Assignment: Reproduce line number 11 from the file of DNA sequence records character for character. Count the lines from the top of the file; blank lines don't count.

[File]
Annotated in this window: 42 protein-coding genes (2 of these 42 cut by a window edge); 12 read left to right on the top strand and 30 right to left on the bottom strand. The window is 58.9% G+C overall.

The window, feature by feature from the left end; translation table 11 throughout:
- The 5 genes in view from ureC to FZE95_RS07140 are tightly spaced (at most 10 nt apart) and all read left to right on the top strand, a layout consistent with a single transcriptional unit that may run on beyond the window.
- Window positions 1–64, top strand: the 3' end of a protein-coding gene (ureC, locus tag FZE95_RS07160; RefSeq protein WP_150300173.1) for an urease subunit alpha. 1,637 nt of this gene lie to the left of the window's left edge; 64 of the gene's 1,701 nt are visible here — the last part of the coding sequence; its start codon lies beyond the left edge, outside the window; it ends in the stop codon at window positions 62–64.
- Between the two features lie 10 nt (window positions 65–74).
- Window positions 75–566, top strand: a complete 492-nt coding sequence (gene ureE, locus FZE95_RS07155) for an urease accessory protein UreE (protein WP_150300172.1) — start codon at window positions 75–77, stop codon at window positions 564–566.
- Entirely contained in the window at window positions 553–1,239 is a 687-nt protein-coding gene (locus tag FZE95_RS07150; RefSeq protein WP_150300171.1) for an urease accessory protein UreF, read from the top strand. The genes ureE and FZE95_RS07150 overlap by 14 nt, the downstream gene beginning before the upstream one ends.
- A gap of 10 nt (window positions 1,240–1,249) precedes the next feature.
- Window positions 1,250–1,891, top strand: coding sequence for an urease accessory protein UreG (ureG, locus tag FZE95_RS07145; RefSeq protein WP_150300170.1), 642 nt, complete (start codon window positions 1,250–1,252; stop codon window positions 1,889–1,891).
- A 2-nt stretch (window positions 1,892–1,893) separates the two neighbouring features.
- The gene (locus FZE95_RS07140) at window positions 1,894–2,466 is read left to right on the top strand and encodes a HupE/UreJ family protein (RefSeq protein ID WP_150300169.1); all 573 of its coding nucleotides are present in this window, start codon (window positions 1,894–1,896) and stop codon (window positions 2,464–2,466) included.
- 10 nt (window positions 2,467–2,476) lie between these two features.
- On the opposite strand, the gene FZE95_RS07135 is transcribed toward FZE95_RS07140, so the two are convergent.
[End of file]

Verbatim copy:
- The gene (locus FZE95_RS07140) at window positions 1,894–2,466 is read left to right on the top strand and encodes a HupE/UreJ family protein (RefSeq protein ID WP_150300169.1); all 573 of its coding nucleotides are present in this window, start codon (window positions 1,894–1,896) and stop codon (window positions 2,464–2,466) included.